Next up in Alex Bowden’s Kings of Cricket series, it’s Test cricket’s all-time leading wicket-taker. But this is about more than numbers…
Murali’s main problem is that he took too many wickets. If you want to talk up Ian Austin or Andy Bichel, you better find something to say. With Murali, you can just thoughtlessly dole out the numbers – some unusually big, others uncommonly small; all making a strong, unarguable numeric case that he is somehow significant.
It’s all anyone does any more. It’s too easy and it reduces one of the most fascinating and joyous cricketers of all time to little more than a spreadsheet.
We all have our physical abnormalities. Mostly, we bitch and moan about them. Murali made use of his to do things that no one has done before and probably will never do again.
The two main ingredients are his shoulder, which moves around so much it’s as if someone’s forgotten to tighten all the screws; and his wrist, which flaps around like a wet dishcloth. Murali used these freakish qualities to spin the ball in a way no one else can. If you tried it with your boring, conventional body, you’d succeed in backspinning the ball straight up in the air – at best.
We often talk about once-in-a-lifetime players, but that’s really rather underselling Murali.
Having devised a wholly unique bowling action, all our man had to do was become inhumanly accurate and develop extraordinary levels of endurance as he sought to carry his nation’s bowling attack almost single-handed for near-enough two decades.
Sri Lanka had heard of putting all your eggs in one basket and early on in Murali’s career, they resolved to do precisely this. They then went out and bought extra eggs to burden him with. It was all about Murali. Selection of pace bowlers basically involved little more than finding left-armers with big feet.
But did he ever buckle under the weight of his yolky cargo? No, he just bowled the ball with his mad, staring eyes and occasionally chuckled about something or other.
When England invited Sri Lanka to play one paltry Test match in 1998, Sri Lanka said: ‘Yes, we’ll happily play just one Test match and we’ll win it and make you look like idiots for being so dismissive of us.’ They didn’t throw a strop. They just handed the ball to Murali.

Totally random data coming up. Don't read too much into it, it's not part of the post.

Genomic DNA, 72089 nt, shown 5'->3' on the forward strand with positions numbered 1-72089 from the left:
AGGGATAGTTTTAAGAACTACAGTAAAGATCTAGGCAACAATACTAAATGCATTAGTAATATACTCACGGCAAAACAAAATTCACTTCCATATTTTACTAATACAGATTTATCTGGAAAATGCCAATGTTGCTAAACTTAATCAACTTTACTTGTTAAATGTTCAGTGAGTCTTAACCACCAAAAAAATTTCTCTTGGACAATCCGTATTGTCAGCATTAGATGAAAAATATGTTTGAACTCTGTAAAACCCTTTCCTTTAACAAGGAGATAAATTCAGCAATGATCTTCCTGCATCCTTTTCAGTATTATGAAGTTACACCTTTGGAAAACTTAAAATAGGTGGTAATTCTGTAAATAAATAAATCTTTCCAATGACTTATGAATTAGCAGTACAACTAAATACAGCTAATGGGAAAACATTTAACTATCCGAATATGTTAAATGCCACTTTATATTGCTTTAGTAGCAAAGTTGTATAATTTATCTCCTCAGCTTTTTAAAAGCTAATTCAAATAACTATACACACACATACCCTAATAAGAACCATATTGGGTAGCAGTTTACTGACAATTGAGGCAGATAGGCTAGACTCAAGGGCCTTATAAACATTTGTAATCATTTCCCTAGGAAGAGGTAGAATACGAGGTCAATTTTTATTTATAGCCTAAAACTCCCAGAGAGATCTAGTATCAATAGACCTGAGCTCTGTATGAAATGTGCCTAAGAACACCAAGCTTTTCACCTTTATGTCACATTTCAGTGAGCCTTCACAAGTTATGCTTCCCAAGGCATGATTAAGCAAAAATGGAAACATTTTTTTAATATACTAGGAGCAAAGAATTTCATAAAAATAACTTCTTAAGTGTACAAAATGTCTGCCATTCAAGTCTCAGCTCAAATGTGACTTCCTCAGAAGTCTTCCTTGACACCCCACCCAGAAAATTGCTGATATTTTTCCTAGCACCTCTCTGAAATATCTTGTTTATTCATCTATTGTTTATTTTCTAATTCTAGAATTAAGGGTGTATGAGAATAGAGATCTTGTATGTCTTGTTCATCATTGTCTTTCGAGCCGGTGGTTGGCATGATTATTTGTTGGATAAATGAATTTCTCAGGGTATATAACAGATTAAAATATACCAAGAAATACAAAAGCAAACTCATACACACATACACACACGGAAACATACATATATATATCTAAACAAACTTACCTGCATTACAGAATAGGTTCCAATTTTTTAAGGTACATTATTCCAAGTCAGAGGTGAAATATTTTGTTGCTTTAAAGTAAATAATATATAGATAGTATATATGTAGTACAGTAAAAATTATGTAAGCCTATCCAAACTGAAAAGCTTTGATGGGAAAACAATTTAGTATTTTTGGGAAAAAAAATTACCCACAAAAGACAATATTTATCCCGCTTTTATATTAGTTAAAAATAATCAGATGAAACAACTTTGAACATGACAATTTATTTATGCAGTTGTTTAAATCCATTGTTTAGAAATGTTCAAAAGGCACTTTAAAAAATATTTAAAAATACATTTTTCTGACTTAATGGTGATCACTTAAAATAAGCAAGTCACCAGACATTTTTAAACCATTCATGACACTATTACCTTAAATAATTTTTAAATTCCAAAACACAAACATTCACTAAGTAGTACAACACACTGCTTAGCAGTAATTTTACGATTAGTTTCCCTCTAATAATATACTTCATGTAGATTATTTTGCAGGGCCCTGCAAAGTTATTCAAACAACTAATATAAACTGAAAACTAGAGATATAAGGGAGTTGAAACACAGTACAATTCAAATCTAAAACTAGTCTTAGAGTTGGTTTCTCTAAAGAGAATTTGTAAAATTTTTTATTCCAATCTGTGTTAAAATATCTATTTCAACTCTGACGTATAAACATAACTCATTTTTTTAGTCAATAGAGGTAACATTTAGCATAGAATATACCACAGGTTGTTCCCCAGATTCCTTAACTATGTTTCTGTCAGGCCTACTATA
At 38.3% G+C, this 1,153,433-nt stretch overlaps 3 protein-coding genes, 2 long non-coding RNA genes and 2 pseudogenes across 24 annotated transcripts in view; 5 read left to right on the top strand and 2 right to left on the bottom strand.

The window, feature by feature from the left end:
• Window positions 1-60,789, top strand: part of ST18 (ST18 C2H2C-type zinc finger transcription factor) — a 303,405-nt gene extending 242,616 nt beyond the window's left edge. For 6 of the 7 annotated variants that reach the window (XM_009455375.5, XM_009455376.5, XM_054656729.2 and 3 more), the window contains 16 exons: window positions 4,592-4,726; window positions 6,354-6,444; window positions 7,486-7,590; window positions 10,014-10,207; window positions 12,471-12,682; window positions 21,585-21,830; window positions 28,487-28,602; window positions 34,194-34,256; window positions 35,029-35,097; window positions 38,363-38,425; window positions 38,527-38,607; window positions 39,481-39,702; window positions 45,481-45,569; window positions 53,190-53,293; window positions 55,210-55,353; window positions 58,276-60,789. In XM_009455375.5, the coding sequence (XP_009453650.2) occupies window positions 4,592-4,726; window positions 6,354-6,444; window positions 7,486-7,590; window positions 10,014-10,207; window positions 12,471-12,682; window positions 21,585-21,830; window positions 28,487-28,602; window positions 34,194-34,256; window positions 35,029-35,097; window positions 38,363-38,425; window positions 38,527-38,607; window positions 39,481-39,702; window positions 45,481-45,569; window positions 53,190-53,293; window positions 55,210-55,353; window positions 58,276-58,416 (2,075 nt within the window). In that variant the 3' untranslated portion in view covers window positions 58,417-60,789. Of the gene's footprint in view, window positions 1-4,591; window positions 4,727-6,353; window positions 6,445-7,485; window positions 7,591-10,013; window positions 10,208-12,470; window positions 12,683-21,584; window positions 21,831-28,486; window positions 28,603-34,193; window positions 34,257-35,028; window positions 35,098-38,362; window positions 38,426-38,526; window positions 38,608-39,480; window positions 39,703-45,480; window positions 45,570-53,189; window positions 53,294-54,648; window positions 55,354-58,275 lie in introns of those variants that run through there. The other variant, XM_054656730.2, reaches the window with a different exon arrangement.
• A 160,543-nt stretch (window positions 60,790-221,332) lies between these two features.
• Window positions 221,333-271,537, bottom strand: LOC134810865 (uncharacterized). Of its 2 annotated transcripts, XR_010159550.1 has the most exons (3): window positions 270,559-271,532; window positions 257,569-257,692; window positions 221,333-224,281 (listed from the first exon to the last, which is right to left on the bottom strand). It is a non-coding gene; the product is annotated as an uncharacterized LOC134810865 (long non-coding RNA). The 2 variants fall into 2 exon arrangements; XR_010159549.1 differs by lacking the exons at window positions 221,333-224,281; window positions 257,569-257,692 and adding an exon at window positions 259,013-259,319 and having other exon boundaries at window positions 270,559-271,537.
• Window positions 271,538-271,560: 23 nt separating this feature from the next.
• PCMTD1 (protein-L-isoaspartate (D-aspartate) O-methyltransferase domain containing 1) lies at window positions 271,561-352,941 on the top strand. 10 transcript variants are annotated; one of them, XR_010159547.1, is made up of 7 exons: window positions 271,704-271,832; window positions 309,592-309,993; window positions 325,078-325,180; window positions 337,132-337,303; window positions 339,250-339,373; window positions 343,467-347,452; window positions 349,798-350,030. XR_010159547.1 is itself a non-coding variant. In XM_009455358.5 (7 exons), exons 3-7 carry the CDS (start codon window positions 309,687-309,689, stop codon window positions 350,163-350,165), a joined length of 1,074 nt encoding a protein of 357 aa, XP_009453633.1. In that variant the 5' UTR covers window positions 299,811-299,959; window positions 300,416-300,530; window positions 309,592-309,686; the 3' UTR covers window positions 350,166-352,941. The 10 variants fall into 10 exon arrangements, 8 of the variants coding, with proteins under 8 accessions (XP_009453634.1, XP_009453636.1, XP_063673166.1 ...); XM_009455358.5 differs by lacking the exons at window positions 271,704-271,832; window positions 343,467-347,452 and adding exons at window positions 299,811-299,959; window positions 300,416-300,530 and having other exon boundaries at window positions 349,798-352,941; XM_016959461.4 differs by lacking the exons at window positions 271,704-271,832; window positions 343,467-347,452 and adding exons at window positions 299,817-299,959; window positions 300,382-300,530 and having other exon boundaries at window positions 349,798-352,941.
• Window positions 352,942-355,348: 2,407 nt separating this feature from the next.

In five days, Murali took his side from being patronised to being feared – but it was bloody hard work. Commentators often talk of exceptional players turning a game in an instant, but Murali bowled 59.3 overs in the first innings and 54.2 in the second. He toiled. He was a hard-working magician who put the hours in. He must have gone through wands like nobody’s business.
In the first innings of that match, England scored heavily, but he still took 7-155. Having conceded a first-innings lead, England were more wary of him second time around. They played him watchfully, happy to score at just 1.19 an over in the knowledge that the other bowlers were of little threat. It was an entirely different challenge. Murali took 9-65.
The otherworldly genius who did a proper shift and worked his fingers to the bone. It’s almost a paradox, but Murali was a contradictory figure in other ways too. He also became the elder statesman who acts like a complete kid.
Andrew Flintoff tells a story about walking into the Lancashire dressing room after getting out; a face like fury and everyone staying out of his way. “What’s the matter, Freddie? Another crap shot, was it?” said Murali.
Just as you can’t teach someone to have a freakishly manoeuvrable shoulder joint, you can’t teach good-natured mischief. This was another reason why he was such a marvellous cricketer. Cricket is supposed to be fun. Cricketers – particularly the big names – forget this and become wearyingly earnest. Then we forget it as well. But Murali always remained an unrepentant on-field grinner. Sometimes it’s the little things.
Muttiah Muralitharan is probably my favourite batsman of all time. He maintained the same three-step approach to batting throughout his career.
1) Have a ruddy great swing at the ball
3) Have an even bigger swing at the next one
It’s actually quite heart-warming that in 495 international cricket matches, no one managed to coach even the faintest hint of caution or reason into the man’s batting. And in what other sport can you be both a world-record holder and also the kind of player who’d be considered a liability in a village 2nd XI?
The final word
I haven’t really mentioned the ‘spectre’ of chucking. To address it, I’ll simply offer this video. Somehow, despite an unholy alliance of Ravi Shastri and Michael Slater on presentation duties, it’s well worth a watch (although I have to say my favourite bit’s at the end when Slater mistakenly anticipates a handshake from Shastri and has to try and style it out).
And for the final word on the matter, I’ll quote a banner I caught sight of in some old footage the other day. Surely the greatest of all time, it reads: “Hair or no hair, Murali’s balls are fair.”
Alex Bowden blogs at King Cricket